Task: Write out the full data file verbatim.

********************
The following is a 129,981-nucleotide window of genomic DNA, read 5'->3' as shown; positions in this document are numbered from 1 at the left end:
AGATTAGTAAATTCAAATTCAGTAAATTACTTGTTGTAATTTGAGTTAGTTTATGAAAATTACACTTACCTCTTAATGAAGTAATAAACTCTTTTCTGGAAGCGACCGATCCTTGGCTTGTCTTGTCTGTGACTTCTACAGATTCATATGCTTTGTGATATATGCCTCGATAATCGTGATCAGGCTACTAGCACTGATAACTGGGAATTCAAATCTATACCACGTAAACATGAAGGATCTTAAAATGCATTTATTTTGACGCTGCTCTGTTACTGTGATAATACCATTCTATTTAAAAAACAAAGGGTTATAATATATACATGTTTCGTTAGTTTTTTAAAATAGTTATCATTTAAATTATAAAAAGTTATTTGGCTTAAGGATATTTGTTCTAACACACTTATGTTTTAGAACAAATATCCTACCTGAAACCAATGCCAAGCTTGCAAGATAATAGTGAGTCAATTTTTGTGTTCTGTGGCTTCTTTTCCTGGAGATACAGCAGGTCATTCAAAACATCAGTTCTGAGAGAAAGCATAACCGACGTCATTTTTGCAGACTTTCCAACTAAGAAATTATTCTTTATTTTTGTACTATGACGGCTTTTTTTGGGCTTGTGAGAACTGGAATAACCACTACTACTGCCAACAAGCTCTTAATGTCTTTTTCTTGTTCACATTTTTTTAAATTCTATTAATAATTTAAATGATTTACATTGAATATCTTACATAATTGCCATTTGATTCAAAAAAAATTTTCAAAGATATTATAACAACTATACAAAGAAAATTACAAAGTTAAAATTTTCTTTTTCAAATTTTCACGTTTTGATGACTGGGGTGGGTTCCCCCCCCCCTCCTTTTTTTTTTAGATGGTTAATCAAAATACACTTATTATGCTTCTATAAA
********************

The following is a 129,981-nucleotide window of genomic DNA, read 5'->3' as shown; positions in this document are numbered from 1 at the left end:
AGATTAGTAAATTCAAATTCAGTAAATTACTTGTTGTAATTTGAGTTAGTTTATGAAAATTACACTTACCTCTTAATGAAGTAATAAACTCTTTTCTGGAAGCGACCGATCCTTGGCTTGTCTTGTCTGTGACTTCTACAGATTCATATGCTTTGTGATATATGCCTCGATAATCGTGATCAGGCTACTAGCACTGATAACTGGGAATTCAAATCTATACCACGTAAACATGAAGGATCTTAAAATGCATTTATTTTGACGCTGCTCTGTTACTGTGATAATACCATTCTATTTAAAAAACAAAGGGTTATAATATATACATGTTTCGTTAGTTTTTTAAAATAGTTATCATTTAAATTATAAAAAGTTATTTGGCTTAAGGATATTTGTTCTAACACACTTATGTTTTAGAACAAATATCCTACCTGAAACCAATGCCAAGCTTGCAAGATAATAGTGAGTCAATTTTTGTGTTCTGTGGCTTCTTTTCCTGGAGATACAGCAGGTCATTCAAAACATCAGTTCTGAGAGAAAGCATAACCGACGTCATTTTTGCAGACTTTCCAACTAAGAAATTATTCTTTATTTTTGTACTATGACGGCTTTTTTTGGGCTTGTGAGAACTGGAATAACCACTACTACTGCCAACAAGCTCTTAATGTCTTTTTCTTGTTCACATTTTTTTAAATTCTATTAATAATTTAAATGATTTACATTGAATATCTTACATAATTGCCATTTGATTCAAAAAAAATTTTCAAAGATATTATAACAACTATACAAAGAAAATTACAAAGTTAAAATTTTCTTTTTCAAATTTTCACGTTTTGATGACTGGGGTGGGTTCCCCCCCCCCTCCTTTTTTTTTTAGATGGTTAATCAAAATACACTTATTATGCTTCTATAAA